Data "Velocity": The report advises companies to take advantage of data 'velocity'. Why? Because mobility and consumerisation of IT are driving expectations for faster access to data and more insights from that data. As data becomes more widely used and companies see increasing competitive advantage from faster "data to insight," the data and analytical skills in an organisation also become more critical to converting insights to action before opportunities are lost.
Seamless collaboration: The Accenture report advises the CXOs to make work and processes more social because of the Web-based social technologies like Facebook and Twitter and video tools like Skype and Google+ Hangouts. By embedding similar collaborative tools into their business processes, enterprises can take advantage of employees' growing comfort with social networks to gain a new level of productivity. Employees don't necessarily need to become more social for collaboration to work; rather, it's the work and processes that need to be more social.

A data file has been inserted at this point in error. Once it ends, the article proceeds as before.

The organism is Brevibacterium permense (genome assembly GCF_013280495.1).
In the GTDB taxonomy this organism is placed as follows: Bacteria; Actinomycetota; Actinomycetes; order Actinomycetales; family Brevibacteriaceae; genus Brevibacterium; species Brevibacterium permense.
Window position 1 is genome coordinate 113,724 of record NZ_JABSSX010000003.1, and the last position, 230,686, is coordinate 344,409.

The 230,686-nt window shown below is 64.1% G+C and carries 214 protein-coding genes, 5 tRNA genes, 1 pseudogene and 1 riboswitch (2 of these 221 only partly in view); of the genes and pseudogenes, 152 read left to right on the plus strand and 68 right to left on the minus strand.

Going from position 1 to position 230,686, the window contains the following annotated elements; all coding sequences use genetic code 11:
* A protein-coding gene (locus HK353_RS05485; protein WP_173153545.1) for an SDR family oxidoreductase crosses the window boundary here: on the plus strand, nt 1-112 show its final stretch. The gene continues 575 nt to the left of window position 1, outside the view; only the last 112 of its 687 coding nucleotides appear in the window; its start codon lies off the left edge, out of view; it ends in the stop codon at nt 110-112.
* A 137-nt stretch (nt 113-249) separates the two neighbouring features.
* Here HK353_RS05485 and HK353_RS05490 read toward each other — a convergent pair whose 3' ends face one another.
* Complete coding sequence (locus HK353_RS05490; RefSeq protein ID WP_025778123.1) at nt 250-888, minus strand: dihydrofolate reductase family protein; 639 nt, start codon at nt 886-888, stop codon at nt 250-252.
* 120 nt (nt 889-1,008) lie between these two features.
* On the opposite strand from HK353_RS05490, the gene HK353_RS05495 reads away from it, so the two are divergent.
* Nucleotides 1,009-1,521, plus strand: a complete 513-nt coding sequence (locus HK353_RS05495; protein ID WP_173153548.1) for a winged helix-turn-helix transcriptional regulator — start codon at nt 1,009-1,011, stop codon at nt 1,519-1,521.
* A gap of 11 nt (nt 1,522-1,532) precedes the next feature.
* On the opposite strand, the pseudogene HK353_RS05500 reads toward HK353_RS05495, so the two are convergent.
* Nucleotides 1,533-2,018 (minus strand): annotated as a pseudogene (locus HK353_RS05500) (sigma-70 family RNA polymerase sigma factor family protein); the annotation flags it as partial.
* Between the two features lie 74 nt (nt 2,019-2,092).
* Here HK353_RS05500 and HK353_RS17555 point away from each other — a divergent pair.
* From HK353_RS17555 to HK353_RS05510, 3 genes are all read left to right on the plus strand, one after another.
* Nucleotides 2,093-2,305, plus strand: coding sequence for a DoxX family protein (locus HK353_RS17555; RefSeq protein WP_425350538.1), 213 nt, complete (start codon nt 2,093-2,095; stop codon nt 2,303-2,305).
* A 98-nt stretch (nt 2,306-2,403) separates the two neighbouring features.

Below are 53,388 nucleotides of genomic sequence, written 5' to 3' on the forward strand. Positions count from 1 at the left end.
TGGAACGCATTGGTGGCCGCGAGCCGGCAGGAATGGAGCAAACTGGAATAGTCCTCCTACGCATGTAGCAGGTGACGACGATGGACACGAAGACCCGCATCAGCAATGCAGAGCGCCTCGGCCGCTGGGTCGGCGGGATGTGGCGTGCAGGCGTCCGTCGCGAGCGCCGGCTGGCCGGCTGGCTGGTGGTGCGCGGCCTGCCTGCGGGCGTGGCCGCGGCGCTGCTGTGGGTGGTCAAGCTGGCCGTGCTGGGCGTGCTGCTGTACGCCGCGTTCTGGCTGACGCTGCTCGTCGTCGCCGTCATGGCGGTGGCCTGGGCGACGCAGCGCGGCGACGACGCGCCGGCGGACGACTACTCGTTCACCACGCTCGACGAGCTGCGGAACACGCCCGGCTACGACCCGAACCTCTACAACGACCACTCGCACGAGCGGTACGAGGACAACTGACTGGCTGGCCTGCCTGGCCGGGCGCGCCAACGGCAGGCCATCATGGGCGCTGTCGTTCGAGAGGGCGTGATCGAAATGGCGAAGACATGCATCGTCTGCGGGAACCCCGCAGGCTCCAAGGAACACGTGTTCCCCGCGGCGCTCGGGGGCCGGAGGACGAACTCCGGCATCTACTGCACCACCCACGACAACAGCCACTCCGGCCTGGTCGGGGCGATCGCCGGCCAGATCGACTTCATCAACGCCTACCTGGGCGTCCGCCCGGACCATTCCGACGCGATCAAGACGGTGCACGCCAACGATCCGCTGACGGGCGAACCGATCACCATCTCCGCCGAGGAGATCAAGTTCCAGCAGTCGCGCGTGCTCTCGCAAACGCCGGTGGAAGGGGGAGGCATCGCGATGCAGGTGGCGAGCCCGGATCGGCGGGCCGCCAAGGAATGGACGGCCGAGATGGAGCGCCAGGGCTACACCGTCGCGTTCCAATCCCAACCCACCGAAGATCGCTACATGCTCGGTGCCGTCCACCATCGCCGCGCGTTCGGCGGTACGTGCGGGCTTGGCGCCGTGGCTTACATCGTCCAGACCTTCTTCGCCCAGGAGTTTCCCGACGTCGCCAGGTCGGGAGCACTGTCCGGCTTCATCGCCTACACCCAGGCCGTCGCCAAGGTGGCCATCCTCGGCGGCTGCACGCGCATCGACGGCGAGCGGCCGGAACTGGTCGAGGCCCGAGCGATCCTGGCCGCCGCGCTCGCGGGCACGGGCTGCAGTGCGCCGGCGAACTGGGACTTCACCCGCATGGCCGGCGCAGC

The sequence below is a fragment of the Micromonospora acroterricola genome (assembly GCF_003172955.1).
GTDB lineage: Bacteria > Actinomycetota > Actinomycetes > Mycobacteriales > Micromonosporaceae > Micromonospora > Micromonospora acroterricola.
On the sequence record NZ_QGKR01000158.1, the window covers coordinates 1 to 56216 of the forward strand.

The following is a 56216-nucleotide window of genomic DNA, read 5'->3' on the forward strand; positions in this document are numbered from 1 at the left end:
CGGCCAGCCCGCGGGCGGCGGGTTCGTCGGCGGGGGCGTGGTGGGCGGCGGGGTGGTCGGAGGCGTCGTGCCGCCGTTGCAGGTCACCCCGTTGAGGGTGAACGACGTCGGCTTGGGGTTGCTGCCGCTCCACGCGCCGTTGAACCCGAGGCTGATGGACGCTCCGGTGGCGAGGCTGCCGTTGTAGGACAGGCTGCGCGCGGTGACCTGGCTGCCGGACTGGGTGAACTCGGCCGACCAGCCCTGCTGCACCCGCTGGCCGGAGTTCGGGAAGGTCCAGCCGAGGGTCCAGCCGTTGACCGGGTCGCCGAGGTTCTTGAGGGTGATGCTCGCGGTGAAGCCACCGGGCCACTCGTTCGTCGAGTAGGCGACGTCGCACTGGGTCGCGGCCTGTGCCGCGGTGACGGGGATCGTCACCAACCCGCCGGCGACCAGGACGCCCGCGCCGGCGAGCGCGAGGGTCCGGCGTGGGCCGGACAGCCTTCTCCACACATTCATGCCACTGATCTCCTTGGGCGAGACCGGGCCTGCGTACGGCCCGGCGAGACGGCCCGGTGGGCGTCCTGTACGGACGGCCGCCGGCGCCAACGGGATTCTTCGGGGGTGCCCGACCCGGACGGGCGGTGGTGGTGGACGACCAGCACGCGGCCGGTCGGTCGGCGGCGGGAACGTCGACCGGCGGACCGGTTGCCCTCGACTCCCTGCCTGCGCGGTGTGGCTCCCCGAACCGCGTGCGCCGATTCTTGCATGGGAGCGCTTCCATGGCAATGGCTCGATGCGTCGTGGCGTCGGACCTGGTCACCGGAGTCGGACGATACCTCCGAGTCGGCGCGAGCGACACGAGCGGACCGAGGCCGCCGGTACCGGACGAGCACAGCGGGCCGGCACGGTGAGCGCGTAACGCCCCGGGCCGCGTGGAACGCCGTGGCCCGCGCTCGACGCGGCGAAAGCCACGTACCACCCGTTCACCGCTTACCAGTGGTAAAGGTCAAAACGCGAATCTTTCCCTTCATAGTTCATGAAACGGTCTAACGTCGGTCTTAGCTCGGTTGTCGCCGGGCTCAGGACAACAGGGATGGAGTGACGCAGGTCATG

Software-Defined Networking: While the virtualisation of servers, storage and other parts of IT infrastructure has resulted in unprecedented levels of flexibility, the network has been largely untouched by virtualisation until now. Software-defined networking (SDN), where the network is managed through software instead of through hardware, provides a giant leap forward in enterprise flexibility, the Accenture report points out.
"With SDN, organisations can reconfigure the connectivity of systems without changing the physical characteristics - making it easier for businesses to manage change, integrate cloud services and get more return from their network investments," explained Mayberry.